SACRAMENTO -- For investors, one word says it all about the wild swings in the stock market: anxiety.
Financial advisers say many of their clients are deeply worried -- even fearful -- and looking for guidance. Skyrocketing oil prices and free-falling housing values, among other economic trouble, have hammered many portfolios.
A year of mounting difficulties -- a severe housing slump, a global credit squeeze, an unprecedented spike in oil prices -- has strained the financial system to its limits. More people and institutions are staggering under debt. Now come reports that Freddie Mac and Fannie Mae, the two key pillars in mortgage lending, could be facing insolvency or a government takeover.
"This is a historic time," said Jim McCarthy, chief operating officer of Legacy Capital Management, a money manager. "This is a period that will be reviewed in the history books and studies. There will be lessons learned."
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But until the lessons are learned in the future, what should investors do now? Here are some options to consider from the pros.
Try to ride it out -- This is the old favorite, based on the past usually repeating itself. Bob Dreizler, an independent financial consultant, said the adage still holds, even if history may look slightly less predictable now: If you don't need your money for five to 10 years, hang tough with your portfolio.
"The hard part is when to get back into the market," he said.
"People wait, wait and wait too long. When it does hit bottom -- and I don't see bottom right around the corner -- it's usually a fairly rapid bounce-back."
Richard Vandagriff, 66, is retired. He said he is keeping his money in the stock market, though seeing it batter his investments "has been just brutal."
Yet Vandagriff, who retired recently from Vision Service Plan Inc., figures he'd do more damage to his wallet if he pulled out now.
"I don't believe in market timing," he said. "I'm in it for the long haul."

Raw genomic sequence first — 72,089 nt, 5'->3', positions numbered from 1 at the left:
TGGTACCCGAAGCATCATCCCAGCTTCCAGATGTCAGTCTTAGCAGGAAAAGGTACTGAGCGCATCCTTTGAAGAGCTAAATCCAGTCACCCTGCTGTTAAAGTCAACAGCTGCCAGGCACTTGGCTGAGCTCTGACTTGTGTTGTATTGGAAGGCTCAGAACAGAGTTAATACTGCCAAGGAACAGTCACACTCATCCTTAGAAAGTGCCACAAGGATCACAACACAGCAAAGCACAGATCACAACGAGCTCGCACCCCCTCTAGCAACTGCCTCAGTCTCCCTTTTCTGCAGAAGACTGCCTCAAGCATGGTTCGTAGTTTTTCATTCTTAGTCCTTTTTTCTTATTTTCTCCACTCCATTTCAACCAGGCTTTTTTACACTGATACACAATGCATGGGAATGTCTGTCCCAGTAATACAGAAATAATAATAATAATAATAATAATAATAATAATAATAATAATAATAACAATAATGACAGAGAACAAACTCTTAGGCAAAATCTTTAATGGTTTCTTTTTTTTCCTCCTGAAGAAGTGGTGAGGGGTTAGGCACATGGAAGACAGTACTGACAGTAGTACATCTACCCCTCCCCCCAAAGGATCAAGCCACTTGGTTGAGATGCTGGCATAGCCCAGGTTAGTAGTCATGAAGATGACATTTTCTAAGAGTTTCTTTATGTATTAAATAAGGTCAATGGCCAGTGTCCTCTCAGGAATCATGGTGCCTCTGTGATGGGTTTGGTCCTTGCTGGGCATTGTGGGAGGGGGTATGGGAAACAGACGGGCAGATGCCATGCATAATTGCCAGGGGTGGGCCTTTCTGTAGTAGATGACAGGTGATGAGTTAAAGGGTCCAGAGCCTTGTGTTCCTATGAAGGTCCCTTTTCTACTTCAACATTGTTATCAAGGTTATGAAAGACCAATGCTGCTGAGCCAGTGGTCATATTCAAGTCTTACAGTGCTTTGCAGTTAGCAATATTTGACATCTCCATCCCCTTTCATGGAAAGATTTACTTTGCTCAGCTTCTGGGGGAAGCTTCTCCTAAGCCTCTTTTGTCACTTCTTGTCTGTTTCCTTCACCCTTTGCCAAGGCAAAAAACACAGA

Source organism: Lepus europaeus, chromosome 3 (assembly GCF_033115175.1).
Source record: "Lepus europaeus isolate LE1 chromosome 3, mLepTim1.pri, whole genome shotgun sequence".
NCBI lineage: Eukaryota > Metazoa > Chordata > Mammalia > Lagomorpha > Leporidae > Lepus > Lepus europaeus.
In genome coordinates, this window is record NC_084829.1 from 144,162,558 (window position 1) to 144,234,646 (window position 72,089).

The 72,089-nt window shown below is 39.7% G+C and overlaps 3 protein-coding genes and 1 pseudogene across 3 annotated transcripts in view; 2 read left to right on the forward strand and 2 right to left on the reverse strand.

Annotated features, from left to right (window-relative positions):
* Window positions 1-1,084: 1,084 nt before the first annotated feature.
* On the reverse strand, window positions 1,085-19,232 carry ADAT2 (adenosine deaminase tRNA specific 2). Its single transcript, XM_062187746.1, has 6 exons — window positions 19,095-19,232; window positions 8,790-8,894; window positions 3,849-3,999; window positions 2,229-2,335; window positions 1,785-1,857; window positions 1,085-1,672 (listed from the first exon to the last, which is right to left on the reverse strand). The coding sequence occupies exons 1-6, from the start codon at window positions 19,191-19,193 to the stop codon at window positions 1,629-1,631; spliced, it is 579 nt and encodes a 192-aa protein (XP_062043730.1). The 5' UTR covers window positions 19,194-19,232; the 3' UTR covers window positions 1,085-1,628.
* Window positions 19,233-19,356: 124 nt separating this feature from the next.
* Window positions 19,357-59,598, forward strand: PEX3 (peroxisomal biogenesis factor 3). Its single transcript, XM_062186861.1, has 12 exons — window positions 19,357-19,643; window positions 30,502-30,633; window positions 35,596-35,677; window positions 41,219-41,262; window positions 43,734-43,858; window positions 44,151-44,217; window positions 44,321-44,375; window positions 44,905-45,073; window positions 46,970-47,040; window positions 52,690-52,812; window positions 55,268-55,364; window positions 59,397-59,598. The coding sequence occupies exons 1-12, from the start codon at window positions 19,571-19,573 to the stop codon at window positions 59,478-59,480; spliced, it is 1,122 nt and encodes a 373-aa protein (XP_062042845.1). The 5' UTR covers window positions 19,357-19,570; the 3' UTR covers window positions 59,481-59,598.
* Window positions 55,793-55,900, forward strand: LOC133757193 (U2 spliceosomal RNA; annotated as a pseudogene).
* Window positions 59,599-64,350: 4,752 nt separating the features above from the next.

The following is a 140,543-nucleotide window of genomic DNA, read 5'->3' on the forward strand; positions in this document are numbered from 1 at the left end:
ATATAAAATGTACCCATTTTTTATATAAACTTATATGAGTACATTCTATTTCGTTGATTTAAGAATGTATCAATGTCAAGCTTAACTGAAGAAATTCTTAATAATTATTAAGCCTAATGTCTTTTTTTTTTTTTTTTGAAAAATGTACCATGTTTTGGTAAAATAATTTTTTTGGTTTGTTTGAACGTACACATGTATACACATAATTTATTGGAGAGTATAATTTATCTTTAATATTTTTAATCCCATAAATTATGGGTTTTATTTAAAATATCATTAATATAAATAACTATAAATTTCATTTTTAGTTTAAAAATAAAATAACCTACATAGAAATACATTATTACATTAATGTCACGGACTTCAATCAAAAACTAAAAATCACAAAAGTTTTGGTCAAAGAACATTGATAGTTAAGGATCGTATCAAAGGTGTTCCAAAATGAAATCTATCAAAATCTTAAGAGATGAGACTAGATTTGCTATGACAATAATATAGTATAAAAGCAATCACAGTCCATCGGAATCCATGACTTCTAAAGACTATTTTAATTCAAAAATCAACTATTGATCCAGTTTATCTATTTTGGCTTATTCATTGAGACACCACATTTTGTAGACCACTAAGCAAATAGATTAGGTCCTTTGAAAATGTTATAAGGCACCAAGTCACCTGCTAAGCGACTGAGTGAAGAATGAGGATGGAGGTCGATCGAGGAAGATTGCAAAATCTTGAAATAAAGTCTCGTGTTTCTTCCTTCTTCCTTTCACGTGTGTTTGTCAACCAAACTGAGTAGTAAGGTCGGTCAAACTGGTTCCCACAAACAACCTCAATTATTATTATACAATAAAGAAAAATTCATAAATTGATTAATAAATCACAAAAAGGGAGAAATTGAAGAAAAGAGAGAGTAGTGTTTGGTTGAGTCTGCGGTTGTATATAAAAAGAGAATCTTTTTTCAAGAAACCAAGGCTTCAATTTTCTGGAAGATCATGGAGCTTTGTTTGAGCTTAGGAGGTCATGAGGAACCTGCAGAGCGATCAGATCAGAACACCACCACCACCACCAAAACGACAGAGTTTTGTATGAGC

At Morningstar, the big Chicago-based investment researcher, Personal Finance Director Christine Benz said investors who can stay the course -- and she thinks 10 years is a good timeline -- will see the best results.
"Bottom line, if you have a long-term time horizon, stocks are going to be your best chance at earning a decent rate above and beyond inflation," she said.
But advisers say many clients are scared by the falling market. So they're suggesting another option to ...
Lower your risk level -- This is more of the middle ground.
"One thing you can do rather than jump in and out is lower your risk," Dreizler said. "Say you're at 70 percent stocks. Go down to 60 percent." Of course, he acknowledged that some people are now beyond taking such a suggestion. They can't take it anymore. They're not gamblers. His advice, then, is to ...
Move into cash -- This is the safest option, the one used by some of the region's wealthiest investors.
"We are about preservation of capital first and growth second," said McCarthy of Legacy Capital.
McCarthy said many of the firm's clients, with more than $1 million in assets and an average portfolio of $2.5 million, have moved to safe Treasury bills and high-quality bonds over the past year.
"We've been moving into cash and not riding it out," he said. "For us, it's wealth preservation."
But most investors aren't moving en masse to cash -- yet -- said Jerry Kinlock, president and chief executive of Sacramento Credit Union.
At Golden 1 Credit Union, Chief Financial Officer Donna Bland said more people are leaving stocks and mutual funds for money market accounts, short-term certificates of deposit and high-yield checking accounts.
"It's started off gradually this year, and now it's picking up," she said.
But cash has a natural enemy: inflation.
"Cash, at least in my view, can be a pretty risky place to put your money," said Morningstar's Benz. "Inflation is so high and yields are so low. Inflation will gobble your purchasing power."
So can college-age children. Do you have a 529 college savings account or a similar account that invests in stocks or mutual funds? Then maybe you should consider ...
A shift to bonds -- When or if you should do this depends on how soon your child graduates, said Tiffany Austin, spokeswoman for Boston-based Fidelity Investments. If it's next year, then think about safe investments such as bonds, she said.
"But if they won't need the money for a while, two or three years, they should probably stick with what they have," she said. "They'll be in long enough to ride out the cycle."
That means other investors may be able to ride it out, too. If so, it could be time to think about ...
Buying stocks -- "This is a tremendous opportunity to buy low," said Bob Daly, financial adviser at Sacramento's River City Bank. "Look at the financial sector. It's been obliterated. Bank of America is a great value right now. People are looking at the energy sector, too."
In the end, advisers say what to do comes down to who you are.
"There are gamblers and people who would never gamble," said Dreizler. "You have to match up what you invest with your comfort level."